Of course, scandal was still heavy on everyone's minds, with regular references to the sponsorship and more recent scandals. Martin was of course harassed over the sponsorship scandal, and for not asking Gooddale to resign pending the income trust investigation. Martin shot back quoting his action with the Gomery commission, and basically said that Gooddale didn't have to resign because in the end the RCMP wouldn't investigate him due to lack of evidence of any wrongdoing! Mentions of limiting campaign contributions came up, which quickly backfired because Harper said he'd made public all of his contributors, but the other three leaders immediately agreed that if he had, they hadn't seen it yet. [ed. note: according to a CBC article, he has released this information in the past, though no mention of recent details]

There was lots of talk about budgeting, in particular, everyone wanted to claim to support low-income people with their tax break. Harper supports corporate tax cuts to keep jobs in the country (so does Martin but he didn't admit as much), but thinks the GST cut is the only way to benefit everybody. Plus he intends to give benefits to transit riders, students, and a few other special groups. Martin's sticking by his own income tax cut package story, which I think is really meant to appeal to the middle class votes despite his arguments. Martin in particular emphasized his desire for a childcare system, though the others criticized him for not doing it yet, after years of promises. Harper's childcare plan (ie. cash to parents) was pretty thoroughly mocked. Duceppe reminded people that Quebec has the best childcare, which everyone seemed to agree with. Duceppe brought up points about money taken out of EI by the Liberals, and generally supported better EI stuff.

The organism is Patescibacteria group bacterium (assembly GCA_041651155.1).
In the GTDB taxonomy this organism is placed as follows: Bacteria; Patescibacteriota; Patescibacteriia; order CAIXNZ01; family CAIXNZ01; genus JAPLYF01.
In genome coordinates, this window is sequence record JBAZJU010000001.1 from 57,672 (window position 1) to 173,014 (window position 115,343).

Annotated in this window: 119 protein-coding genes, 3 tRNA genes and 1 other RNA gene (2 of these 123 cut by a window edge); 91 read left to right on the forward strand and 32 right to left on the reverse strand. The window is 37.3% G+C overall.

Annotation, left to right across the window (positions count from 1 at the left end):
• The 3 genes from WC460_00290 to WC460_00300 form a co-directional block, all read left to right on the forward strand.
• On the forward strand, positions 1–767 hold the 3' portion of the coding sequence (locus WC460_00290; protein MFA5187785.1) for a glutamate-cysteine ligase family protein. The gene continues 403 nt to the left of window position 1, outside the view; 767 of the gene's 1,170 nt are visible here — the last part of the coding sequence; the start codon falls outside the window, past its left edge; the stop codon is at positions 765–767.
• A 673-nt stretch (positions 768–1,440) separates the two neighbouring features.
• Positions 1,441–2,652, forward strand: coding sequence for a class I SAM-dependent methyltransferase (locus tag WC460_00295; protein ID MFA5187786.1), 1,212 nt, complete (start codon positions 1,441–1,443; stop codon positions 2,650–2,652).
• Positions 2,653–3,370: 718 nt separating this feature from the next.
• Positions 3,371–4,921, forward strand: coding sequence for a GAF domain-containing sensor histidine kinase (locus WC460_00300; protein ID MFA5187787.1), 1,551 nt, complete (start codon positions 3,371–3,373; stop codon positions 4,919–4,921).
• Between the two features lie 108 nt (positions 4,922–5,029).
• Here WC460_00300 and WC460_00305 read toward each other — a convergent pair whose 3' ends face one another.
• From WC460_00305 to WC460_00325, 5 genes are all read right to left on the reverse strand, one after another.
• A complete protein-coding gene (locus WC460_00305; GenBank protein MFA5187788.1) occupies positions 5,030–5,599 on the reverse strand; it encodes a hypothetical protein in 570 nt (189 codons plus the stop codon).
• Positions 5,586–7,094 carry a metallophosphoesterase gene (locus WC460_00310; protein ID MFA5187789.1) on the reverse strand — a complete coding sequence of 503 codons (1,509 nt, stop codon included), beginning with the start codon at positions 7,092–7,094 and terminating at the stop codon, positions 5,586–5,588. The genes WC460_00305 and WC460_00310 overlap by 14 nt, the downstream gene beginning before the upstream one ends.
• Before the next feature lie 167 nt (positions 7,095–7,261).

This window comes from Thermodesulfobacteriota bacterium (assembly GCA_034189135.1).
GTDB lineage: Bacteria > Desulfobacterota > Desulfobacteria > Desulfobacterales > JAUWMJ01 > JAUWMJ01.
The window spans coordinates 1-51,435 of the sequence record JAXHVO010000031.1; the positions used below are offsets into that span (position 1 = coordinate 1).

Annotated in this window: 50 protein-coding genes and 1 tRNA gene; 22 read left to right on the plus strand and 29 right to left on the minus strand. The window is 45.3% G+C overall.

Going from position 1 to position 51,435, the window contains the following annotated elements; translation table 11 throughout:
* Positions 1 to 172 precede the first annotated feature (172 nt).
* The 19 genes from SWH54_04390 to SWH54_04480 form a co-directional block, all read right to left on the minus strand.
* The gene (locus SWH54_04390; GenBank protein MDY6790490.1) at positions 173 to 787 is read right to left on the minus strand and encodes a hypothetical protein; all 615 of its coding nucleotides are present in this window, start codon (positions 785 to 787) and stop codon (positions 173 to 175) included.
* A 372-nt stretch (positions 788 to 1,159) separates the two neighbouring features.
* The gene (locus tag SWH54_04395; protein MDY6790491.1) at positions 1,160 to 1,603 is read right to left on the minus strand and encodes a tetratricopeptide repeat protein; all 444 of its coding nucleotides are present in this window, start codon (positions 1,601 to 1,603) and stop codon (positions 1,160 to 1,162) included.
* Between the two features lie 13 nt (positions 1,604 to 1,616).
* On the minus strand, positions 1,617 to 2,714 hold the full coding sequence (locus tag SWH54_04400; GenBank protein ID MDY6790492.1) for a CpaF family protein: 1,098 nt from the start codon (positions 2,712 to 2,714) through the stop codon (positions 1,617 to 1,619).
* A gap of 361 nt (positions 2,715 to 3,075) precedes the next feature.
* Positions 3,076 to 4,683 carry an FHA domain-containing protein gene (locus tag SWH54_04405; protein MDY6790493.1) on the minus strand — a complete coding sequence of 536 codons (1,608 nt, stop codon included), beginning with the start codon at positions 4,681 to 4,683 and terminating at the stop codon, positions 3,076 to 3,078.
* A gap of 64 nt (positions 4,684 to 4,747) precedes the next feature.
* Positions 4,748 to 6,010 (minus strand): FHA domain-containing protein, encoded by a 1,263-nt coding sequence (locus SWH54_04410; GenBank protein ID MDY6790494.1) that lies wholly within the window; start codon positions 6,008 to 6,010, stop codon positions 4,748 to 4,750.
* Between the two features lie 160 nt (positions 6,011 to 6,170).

Almost a topic of its own right was the fiscal imbalance - getting the money back to the provinces and the municipalities. This is of course Duceppe's favourite topic, becuase it gives more money for the provinces, and he wants the Quebec to maintain a strong hold on the cornerstone money programs of education and health. Others supported various committees and renegotiations already in progress, but generally didn't SAY much.